Resveratrol is a phytoalexin stilbene made by various plant species as a defence mechanism in response to microbial and fungal infections. It occurs naturally in low amounts in several edible plants and plant-based products such as grapes, cranberries, peanuts and red wine. In contrast to frankincense resin, resveratrol’s entry into the scientific world is relatively new and data from animal and experimental studies in relation to the alleviation of certain inflammatory conditions appears promising.
At cellular level, osteoarthritis is characterised by an imbalance between the processes that lead to the anabolism (building up) and catabolism (breaking down) of cartilage. Disruption of the internal regulatory environment within cartilage cells results in metabolic changes, loss of adhesion properties, elevation of protein cleaving enzymes and degradation of the structural matrix components of cartilage such as collagen and proteoglycan. The biological activity of these potentially damaging pathways is to a large degree regulated by nuclear factor-kB (NF-κB), which may be activated in response to injury, endotoxins or inflammatory mediators. After activation, NF-κB prompts the expression of more than 400 genes, some of which are intimately involved in the process of regulating cartilage apoptosis (cell death) and activating inflammation. Dysregulation of NF-κB has medically been associated with various inflammatory and autoimmune diseases including cartilage degradation and joint destruction. In recent years, novel and modern therapeutic strategies have therefore focused on the selective inhibition of the NF-kB signalling pathway.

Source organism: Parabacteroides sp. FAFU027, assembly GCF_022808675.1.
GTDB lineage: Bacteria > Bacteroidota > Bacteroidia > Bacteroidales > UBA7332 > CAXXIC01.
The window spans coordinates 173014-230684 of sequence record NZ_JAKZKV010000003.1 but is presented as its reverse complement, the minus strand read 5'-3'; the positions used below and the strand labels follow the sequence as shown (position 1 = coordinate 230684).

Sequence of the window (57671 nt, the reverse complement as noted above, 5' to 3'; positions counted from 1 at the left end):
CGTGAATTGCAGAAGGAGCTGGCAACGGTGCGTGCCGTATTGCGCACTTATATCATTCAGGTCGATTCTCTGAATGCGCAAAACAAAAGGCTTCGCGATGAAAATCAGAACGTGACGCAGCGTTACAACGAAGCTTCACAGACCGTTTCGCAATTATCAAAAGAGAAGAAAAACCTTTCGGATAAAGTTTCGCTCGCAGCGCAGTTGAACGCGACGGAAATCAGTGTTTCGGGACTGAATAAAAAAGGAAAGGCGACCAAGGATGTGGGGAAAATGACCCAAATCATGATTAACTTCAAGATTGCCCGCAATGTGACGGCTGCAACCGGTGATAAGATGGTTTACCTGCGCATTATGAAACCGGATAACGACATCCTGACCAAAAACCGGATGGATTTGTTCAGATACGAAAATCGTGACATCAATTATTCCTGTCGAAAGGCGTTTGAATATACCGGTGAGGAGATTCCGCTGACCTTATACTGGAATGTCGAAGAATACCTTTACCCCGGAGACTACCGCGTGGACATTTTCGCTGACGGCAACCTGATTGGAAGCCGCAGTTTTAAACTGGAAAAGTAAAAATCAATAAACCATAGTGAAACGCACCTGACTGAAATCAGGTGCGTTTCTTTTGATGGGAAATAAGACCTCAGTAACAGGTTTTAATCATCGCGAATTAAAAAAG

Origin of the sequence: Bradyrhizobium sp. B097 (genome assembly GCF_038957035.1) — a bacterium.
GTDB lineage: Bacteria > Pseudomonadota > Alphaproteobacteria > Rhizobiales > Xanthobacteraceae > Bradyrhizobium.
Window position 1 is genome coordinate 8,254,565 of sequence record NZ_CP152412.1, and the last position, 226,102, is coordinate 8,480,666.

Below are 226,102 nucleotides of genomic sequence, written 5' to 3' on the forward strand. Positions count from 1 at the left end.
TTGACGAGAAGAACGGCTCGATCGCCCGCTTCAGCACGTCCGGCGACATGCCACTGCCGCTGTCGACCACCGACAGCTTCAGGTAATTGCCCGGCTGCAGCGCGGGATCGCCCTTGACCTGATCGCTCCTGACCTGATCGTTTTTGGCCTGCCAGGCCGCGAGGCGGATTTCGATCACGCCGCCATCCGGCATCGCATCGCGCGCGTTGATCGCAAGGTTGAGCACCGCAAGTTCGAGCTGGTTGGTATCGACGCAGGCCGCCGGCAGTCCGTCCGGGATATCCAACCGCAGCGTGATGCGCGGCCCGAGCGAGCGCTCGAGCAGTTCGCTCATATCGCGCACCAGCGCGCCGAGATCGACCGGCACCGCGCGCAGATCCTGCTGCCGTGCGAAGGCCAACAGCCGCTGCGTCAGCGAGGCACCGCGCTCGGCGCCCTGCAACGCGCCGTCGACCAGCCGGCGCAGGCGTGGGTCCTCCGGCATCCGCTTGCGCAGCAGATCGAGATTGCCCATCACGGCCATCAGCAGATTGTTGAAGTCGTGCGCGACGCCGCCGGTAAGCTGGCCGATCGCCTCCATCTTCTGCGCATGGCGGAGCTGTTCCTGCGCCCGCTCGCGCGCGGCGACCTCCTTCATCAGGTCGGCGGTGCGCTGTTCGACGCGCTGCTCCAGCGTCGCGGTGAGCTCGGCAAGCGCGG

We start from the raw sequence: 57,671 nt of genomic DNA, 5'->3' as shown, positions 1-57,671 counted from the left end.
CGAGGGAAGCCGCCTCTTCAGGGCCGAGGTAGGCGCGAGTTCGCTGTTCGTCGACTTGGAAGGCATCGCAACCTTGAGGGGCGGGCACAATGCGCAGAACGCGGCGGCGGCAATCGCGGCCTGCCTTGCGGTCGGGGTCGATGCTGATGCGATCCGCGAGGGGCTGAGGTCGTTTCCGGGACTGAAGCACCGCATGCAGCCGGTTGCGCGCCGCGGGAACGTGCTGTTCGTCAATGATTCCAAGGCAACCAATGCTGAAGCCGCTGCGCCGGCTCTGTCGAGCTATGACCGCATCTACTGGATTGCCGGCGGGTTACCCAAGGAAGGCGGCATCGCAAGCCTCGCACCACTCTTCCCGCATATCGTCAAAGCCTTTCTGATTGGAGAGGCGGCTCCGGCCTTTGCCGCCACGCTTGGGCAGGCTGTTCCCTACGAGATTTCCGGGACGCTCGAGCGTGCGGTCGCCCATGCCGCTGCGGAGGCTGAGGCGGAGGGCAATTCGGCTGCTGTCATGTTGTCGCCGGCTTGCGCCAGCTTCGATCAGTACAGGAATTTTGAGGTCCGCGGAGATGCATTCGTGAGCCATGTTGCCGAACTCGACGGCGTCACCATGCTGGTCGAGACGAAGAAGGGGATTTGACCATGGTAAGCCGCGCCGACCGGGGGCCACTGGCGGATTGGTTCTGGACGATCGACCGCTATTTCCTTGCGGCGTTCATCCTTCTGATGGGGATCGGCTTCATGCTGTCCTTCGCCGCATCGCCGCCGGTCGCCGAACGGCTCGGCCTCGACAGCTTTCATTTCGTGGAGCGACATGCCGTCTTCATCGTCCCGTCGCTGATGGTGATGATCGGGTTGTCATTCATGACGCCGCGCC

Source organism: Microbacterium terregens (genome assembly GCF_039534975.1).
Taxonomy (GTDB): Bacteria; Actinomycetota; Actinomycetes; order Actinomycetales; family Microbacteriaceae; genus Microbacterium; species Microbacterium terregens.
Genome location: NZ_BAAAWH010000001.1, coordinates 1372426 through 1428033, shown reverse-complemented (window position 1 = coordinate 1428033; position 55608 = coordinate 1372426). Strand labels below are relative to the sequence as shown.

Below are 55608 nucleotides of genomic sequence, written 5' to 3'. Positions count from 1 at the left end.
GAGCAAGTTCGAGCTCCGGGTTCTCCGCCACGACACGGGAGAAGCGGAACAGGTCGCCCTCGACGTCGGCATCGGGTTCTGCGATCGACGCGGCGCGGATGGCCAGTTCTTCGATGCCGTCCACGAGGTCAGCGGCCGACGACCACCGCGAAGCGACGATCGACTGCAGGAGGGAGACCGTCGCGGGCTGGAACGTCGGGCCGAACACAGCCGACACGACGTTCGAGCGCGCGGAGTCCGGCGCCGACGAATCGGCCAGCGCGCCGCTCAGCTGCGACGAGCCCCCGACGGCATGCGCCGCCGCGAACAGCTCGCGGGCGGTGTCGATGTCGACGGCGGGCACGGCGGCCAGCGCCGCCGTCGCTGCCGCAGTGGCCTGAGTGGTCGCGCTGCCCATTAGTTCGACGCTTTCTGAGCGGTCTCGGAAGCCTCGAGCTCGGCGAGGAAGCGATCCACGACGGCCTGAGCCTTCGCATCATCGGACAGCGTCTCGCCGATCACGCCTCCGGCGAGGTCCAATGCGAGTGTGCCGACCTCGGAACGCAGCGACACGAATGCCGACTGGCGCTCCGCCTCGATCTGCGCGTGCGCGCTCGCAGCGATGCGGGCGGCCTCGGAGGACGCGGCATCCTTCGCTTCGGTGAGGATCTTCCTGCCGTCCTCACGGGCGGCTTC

Experimental research has examined the effects of resveratrol on human cartilage and human articular chondrocytes (cartilage cells). Research specimens used in this study were derived from articular cartilage explants obtained from healthy femoral head cartilage acquired during routine joint replacement surgery for femoral neck fractures. In this study, resveratrol demonstrated convincing anti-apoptotic (preventing cell death), anti-oxidative (neutralising free radical damage) and anti-inflammatory effects. These observations were directly linked to the ability of resveratrol to inhibit the signalling pathway of nuclear factor-kB (NF-κB) (Shakibaei M et al. 2008).